Act 2 Scenes 1 and 2. The reign of Ahaz of Judah

Calm and steady in critical times

Isaiah 7:1 to 10:23

You may remember that Isaiah the book is divided into 12 Acts, each covering a generation. With the end of Chapter 6 we have reached the end of Act one. Isaiah (and we) have received our call and have been warned of the likelihood that what we say may not be heeded.

Now we move to Act 2. We are a generation later – Uzziah and Jotham are dead and Ahaz reigns in Jerusalem. The Assyrians are on the move under Kings Tiglath-Pilezer (745-727), Shalmanezer (727-722) and Sargon (722-705).

The first two scenes of this Act describe two separate events. Scene 1 (7:1 – 9:6) tells of the attempts by Aram and Israel to get Ahaz to join a rebellion against the Assyrians, and of their attempted invasion of Judah when he would not join in. They hoped to oust Ahaz and install a puppet king in his place. The attempt was unsuccessful but caused great damage and pain to Judah and their machinations brought the wrath of Assyria who annexed Aram and took several districts of Israel and exacted tribute from the rest.

The second scene (9:7 – 10:23) tells of the siege of Samaria, its fall in 721BC and the end of the Northern Kingdom never to be re-established.

Throughout there is a promise that Judah will survive which it does for a further century (but only narrowly after the siege of Jerusalem in 701BC).

The message is simple – in the words of Corporal Jones in Dad’s army ‘Don’t panic!’  Ahaz is told not to be afraid – ‘Take heed, be quiet, do not let your heart be faint…’[1]

There are things that you cannot change. In the major moves of nations, God is at work – no plotting by Ahaz will unscramble or change it. If God promises then have faith

But the Lord gives a sign. The King’s wife will become pregnant and have a son and he is to be called ‘Immanuel’ (God with us).[2]  Here we have the first of three passages (all in Act 2), which we now see as Messianic prophecies, prefiguring Christ but first were a relevant prophecy to the people of that day. This was a prophecy that the Davidic line would continue which, of course, it did in Jesus.

Isaiah has two sons in this passage – the first called Shear-jashub (a remnant shall remain)[3] and the second Maher-shalal-hash-baz (Swift plunder- hastening booty)[4] – you cannot help but feel sorry for the boys – but Isaiah makes his point. Whilst the Lord will preserve Judah and some shall always remain, the action of Assyria against Israel will mean its end and Judah’s foes will be dealt with.

The whole point of Chapter 8 is that God is in control – Assyria is his agent – he is masterminding the bigger picture – and Isaiah has had his say and now ‘binds up the testimony’ regarding the northern kingdom and does not speak again until the latter years of Ahaz reign when all he has spoken about the northern kingdom has come true.

In 8:19-22 the people enter the scene making fun of Isaiah’s prophecies and suggesting alternative sources for information.

Here we need to recognize that our society does the same – as it dismisses the voice of the church, it seeks answers form tarot cards, palmists, fortune tellers and all other sort of New Age places. It is a futile exercise because God has spoken and it will not change. This is exemplified by the withdrawal of Isaiah and his aptly-named sons from public life.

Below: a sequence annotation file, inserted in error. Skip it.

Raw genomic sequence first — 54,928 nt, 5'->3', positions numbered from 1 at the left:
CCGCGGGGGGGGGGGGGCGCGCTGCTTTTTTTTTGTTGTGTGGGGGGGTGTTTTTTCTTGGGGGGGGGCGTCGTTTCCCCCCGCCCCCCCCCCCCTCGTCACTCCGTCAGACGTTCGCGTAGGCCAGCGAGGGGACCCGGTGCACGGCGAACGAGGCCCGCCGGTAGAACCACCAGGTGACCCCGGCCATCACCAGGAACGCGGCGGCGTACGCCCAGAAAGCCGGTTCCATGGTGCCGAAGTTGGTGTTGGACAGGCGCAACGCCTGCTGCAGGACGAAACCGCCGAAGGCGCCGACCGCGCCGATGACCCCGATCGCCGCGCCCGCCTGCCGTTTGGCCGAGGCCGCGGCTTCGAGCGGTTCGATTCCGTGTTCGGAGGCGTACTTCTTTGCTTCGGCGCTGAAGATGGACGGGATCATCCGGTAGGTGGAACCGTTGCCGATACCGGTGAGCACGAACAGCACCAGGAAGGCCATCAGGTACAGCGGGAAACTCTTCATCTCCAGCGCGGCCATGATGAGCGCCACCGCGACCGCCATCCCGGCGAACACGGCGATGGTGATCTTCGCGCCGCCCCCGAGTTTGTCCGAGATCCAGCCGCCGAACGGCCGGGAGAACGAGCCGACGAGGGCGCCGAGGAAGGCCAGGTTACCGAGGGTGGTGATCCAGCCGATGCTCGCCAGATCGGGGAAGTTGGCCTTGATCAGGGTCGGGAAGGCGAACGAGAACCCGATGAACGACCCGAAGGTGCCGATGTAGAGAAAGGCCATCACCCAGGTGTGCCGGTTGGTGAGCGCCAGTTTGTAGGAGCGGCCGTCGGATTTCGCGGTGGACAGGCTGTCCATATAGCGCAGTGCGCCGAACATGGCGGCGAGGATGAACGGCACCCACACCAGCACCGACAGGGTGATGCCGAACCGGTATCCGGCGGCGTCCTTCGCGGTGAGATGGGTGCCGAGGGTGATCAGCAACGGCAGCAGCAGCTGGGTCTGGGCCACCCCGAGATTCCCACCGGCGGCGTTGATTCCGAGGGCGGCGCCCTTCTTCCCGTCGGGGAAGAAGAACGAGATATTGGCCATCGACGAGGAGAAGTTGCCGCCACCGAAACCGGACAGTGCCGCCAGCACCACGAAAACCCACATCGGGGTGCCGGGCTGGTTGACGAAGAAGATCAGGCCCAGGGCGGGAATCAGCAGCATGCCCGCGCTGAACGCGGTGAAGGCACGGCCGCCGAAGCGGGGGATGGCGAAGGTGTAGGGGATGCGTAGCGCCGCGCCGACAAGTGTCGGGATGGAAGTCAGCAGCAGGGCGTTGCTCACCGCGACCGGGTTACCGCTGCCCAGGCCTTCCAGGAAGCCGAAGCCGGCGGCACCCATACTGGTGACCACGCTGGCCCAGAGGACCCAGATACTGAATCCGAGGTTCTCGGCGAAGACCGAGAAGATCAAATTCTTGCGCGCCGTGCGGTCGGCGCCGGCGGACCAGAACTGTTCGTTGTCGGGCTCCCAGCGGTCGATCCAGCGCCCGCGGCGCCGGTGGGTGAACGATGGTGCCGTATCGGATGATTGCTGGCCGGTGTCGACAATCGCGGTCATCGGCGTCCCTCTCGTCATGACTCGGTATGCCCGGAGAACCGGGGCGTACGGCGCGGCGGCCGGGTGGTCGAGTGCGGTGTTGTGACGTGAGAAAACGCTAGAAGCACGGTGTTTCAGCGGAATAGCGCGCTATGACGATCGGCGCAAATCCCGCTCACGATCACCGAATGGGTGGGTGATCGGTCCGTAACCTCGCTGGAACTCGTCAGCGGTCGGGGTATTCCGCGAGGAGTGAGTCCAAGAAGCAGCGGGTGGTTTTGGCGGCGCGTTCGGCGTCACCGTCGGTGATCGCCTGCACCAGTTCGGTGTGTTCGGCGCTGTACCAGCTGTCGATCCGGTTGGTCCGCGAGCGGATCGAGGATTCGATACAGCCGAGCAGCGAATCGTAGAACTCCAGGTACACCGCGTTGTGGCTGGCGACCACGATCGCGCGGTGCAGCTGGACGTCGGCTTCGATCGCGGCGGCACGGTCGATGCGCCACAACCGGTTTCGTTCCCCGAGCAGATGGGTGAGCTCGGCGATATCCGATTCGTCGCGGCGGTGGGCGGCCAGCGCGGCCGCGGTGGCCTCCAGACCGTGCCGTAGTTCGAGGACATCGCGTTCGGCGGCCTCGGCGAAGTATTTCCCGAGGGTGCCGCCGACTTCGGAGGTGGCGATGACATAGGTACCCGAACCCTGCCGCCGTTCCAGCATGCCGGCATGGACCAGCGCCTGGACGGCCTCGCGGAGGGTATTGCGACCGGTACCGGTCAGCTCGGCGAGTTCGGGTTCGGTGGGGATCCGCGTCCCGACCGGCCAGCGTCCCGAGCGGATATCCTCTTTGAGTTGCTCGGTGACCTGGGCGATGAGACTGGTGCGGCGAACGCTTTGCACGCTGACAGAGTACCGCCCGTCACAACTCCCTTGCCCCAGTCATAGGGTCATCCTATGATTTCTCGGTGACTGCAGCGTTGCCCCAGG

Chapter 9 begins with the second Messianic prophecy ‘ The people that walked in darkness have seen a great light… for unto us a child is born unto us a son is given and his name shall be called…”[5]

This is the seeking of hope of a people bereft of it – but yet their prefiguring of a better day is a wonderful anticipation of the day of the Lord Jesus Christ.

This beloved passage comes almost by accident, not from the mouth of the prophet but from the desperate hope of the people. Here, how God can inspire the ordinary folk to prophetic utterance is clear. Prophecy is a gift for all God’s people – not for a special set of gifted people.  Centuries later Paul will say ‘eagerly desire the spiritual gifts, especially that you may prophesy.’[6]

Israel is gone – and Judah is saved – but chapter 9:7 to the end of 10 is a salutary warning not to take God for granted – if he can destroy Israel, he can destroy Judah, and Assyria is his anointed instrument to carry out his will.

Complacency has no part in the life of God’s people – we need to be calm and unafraid trusting in God, knowing not that things will remain the same but that whatever happens God is in control and he is utterly to be trusted.

Hard lessons to learn then and now – but vital lessons for us all.

[1] 7:4

[2] 7:14  Both Hebrew and Greek use the same word for a young woman and a virgin. It is therefore difficult to be sure whether the word can be taken to mean a ‘virgin will conceive’. This particularly as the original reference is probably to Ahaz’ new young wife.

[3] 7:3 There are many other examples of children named as a prophetic statement in the OT.

[4] 8:1

[5] 9:2-7 Many of course recognize this and the Immanuel passage in chapter 7 from Handel’s Messiah and from the Lessons and Carols at Christmas. It is salutary however to see them in their original context.

[6] 1 Corinthians 14:1